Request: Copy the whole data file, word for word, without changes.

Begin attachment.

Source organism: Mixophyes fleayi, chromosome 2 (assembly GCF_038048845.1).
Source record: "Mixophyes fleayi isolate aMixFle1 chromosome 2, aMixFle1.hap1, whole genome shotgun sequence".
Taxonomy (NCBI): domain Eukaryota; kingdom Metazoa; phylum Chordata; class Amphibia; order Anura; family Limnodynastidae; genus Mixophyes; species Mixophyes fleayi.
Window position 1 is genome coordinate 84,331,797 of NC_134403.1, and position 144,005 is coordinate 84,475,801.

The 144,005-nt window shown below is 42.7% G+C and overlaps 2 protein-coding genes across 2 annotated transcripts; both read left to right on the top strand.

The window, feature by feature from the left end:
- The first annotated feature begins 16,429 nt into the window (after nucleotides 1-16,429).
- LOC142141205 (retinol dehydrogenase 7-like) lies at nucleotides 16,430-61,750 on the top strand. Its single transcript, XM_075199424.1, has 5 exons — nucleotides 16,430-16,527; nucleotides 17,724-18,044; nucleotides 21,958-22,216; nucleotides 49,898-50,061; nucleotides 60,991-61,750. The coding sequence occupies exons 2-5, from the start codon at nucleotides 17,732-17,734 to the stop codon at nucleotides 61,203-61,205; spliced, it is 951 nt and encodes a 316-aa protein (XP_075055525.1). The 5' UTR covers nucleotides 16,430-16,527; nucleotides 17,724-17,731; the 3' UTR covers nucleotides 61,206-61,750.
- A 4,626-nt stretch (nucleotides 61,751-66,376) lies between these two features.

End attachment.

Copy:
Source organism: Mixophyes fleayi, chromosome 2 (assembly GCF_038048845.1).
Source record: "Mixophyes fleayi isolate aMixFle1 chromosome 2, aMixFle1.hap1, whole genome shotgun sequence".
Taxonomy (NCBI): domain Eukaryota; kingdom Metazoa; phylum Chordata; class Amphibia; order Anura; family Limnodynastidae; genus Mixophyes; species Mixophyes fleayi.
Window position 1 is genome coordinate 84,331,797 of NC_134403.1, and position 144,005 is coordinate 84,475,801.

The 144,005-nt window shown below is 42.7% G+C and overlaps 2 protein-coding genes across 2 annotated transcripts; both read left to right on the top strand.

The window, feature by feature from the left end:
- The first annotated feature begins 16,429 nt into the window (after nucleotides 1-16,429).
- LOC142141205 (retinol dehydrogenase 7-like) lies at nucleotides 16,430-61,750 on the top strand. Its single transcript, XM_075199424.1, has 5 exons — nucleotides 16,430-16,527; nucleotides 17,724-18,044; nucleotides 21,958-22,216; nucleotides 49,898-50,061; nucleotides 60,991-61,750. The coding sequence occupies exons 2-5, from the start codon at nucleotides 17,732-17,734 to the stop codon at nucleotides 61,203-61,205; spliced, it is 951 nt and encodes a 316-aa protein (XP_075055525.1). The 5' UTR covers nucleotides 16,430-16,527; nucleotides 17,724-17,731; the 3' UTR covers nucleotides 61,206-61,750.
- A 4,626-nt stretch (nucleotides 61,751-66,376) lies between these two features.